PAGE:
When mother said eating beets was of importance, who listened? Few. For those of us who were either told that beets were gross or were served them from a can rather than fresh, I cannot find fault. Fresh beets are a whole different story. Fresh beets are flavorful, somewhat sweet, somewhat earthy. The blend of flavor runs the gamut from light to strong. A small baby beet shall hold less flavor that its larger counterpart. Golden beets possess a delicate flavor and aroma, whereas a large red beet more. Cut beets hold concentric circles of white, yellow, creamy, red and purplish hues. My mind goes to tie-dyed and kaleidoscope when I make that first cut and the mysterious interior unveils.

What’s out is in again; the food carousel

In my lifetime healthy started with meat and potatoes, veered into carbs, circled back to high protein – no carbs, no eggs, only eggs, fish – too much fish means too much mercury, simple sugars, healthy starch, Atkins, juice fasts, no fat, good fat, too much fat, cheese is out, pretend cheese, cheese is in, no butter, butter’s back again. I shall stop there, as butter is most definitely one of my food groups. Bottom line, I do not succumb to most of the fluctuations about what is good, bad and ugly when it comes to food. Eat what you like in moderation, make it colorful, eat seasonally, and above all – ENJOY EATING!

Back to Beets

So, early on, with a mother who grew up in a post WWII world, root vegetables were very low on her list of foods that hit the dinner table. Root vegetables stored and purchased, so understandable. But things skip a generation frequently, and I am happy to say, that once I realized how good beets, and many other root vegetables tasted, my children see them frequently on the dinner table. Soil greatly affect the flavor of many vegetables. So a beet grown in Maine is going to taste a bit different to the beet that is on the plate in the top restaurant in any arrondissement in Paris. Why? Varietal, minerals in the soil, growing temps, baby vs long growing beets. Like wine, root vegetables are products of their terroir.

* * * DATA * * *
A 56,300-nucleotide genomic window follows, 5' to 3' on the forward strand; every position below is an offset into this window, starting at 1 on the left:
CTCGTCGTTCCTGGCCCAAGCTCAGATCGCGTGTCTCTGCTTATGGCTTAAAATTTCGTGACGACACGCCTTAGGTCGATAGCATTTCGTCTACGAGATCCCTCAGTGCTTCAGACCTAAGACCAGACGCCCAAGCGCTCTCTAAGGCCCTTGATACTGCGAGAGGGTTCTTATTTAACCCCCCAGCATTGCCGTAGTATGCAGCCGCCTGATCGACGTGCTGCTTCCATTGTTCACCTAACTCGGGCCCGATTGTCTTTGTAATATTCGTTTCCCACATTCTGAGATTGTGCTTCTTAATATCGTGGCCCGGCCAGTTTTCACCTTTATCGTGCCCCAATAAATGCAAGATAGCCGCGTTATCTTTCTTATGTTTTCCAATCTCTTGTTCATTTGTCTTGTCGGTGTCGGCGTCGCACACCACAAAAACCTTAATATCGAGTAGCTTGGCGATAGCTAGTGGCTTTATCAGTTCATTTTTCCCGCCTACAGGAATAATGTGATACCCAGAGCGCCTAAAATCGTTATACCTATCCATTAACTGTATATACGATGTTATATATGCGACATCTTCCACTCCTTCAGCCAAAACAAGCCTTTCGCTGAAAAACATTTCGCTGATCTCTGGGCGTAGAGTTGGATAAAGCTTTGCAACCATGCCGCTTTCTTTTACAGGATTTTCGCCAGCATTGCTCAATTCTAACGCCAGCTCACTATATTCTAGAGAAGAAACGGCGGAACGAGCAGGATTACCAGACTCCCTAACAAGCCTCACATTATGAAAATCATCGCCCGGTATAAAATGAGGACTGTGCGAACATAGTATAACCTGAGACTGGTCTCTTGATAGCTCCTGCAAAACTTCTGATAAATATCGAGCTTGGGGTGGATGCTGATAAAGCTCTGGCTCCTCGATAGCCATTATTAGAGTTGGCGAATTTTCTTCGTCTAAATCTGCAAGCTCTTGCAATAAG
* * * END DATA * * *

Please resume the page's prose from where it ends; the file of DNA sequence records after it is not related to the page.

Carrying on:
If you do not like the first beet, try another. When possible, buy beets at farmer’s markets or smaller markets that buy from local farms. Beets found early in the season may taste different when deep into the winter months when they have sat in a root cellar and the sugars matured. Just like wine, non?

History & Origins

According to the History Kitchen beets are found in reference materials in Babylon, to Elizabethan times and at Jefferson’s Monticello (accessed 9/15/2020, https://www.pbs.org/food/the-history-kitchen/history-beets/).

Humans originally ate beet greens but not the thin and fibrous roots, which were occasionally used in medicine. The large beet leaves and stalks were consumed like chard, a close relative. Despite only growing well during spring and fall, beets were so well regarded in Ancient Rome and Greece that methods were developed for producing them during the hot summer months. The root part of the beet was cultivated for consumption in either Germany or Italy, first recorded in 1542.